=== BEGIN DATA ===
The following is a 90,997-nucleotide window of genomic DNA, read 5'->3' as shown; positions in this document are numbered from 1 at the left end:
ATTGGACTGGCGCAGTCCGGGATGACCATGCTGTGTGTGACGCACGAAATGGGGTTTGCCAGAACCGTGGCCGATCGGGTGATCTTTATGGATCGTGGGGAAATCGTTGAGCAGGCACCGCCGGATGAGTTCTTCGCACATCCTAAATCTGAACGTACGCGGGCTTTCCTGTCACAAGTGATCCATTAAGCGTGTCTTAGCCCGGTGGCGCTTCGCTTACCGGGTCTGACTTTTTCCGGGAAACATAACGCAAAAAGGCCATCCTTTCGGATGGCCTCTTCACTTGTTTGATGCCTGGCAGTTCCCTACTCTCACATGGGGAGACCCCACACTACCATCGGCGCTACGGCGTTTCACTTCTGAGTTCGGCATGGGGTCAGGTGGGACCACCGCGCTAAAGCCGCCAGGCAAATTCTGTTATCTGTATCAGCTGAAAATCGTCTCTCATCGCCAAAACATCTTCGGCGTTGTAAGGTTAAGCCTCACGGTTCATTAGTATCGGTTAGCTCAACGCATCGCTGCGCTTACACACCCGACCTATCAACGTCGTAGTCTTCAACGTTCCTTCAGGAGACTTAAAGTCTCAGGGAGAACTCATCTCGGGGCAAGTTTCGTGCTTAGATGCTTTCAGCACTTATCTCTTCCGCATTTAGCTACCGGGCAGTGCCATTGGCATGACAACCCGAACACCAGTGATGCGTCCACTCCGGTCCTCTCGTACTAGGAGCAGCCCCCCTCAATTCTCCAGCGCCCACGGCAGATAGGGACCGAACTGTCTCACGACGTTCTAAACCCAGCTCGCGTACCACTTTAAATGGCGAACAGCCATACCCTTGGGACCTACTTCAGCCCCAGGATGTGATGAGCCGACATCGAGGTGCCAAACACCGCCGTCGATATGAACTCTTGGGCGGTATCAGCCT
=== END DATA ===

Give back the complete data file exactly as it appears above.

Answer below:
The following is a 90,997-nucleotide window of genomic DNA, read 5'->3' as shown; positions in this document are numbered from 1 at the left end:
ATTGGACTGGCGCAGTCCGGGATGACCATGCTGTGTGTGACGCACGAAATGGGGTTTGCCAGAACCGTGGCCGATCGGGTGATCTTTATGGATCGTGGGGAAATCGTTGAGCAGGCACCGCCGGATGAGTTCTTCGCACATCCTAAATCTGAACGTACGCGGGCTTTCCTGTCACAAGTGATCCATTAAGCGTGTCTTAGCCCGGTGGCGCTTCGCTTACCGGGTCTGACTTTTTCCGGGAAACATAACGCAAAAAGGCCATCCTTTCGGATGGCCTCTTCACTTGTTTGATGCCTGGCAGTTCCCTACTCTCACATGGGGAGACCCCACACTACCATCGGCGCTACGGCGTTTCACTTCTGAGTTCGGCATGGGGTCAGGTGGGACCACCGCGCTAAAGCCGCCAGGCAAATTCTGTTATCTGTATCAGCTGAAAATCGTCTCTCATCGCCAAAACATCTTCGGCGTTGTAAGGTTAAGCCTCACGGTTCATTAGTATCGGTTAGCTCAACGCATCGCTGCGCTTACACACCCGACCTATCAACGTCGTAGTCTTCAACGTTCCTTCAGGAGACTTAAAGTCTCAGGGAGAACTCATCTCGGGGCAAGTTTCGTGCTTAGATGCTTTCAGCACTTATCTCTTCCGCATTTAGCTACCGGGCAGTGCCATTGGCATGACAACCCGAACACCAGTGATGCGTCCACTCCGGTCCTCTCGTACTAGGAGCAGCCCCCCTCAATTCTCCAGCGCCCACGGCAGATAGGGACCGAACTGTCTCACGACGTTCTAAACCCAGCTCGCGTACCACTTTAAATGGCGAACAGCCATACCCTTGGGACCTACTTCAGCCCCAGGATGTGATGAGCCGACATCGAGGTGCCAAACACCGCCGTCGATATGAACTCTTGGGCGGTATCAGCCT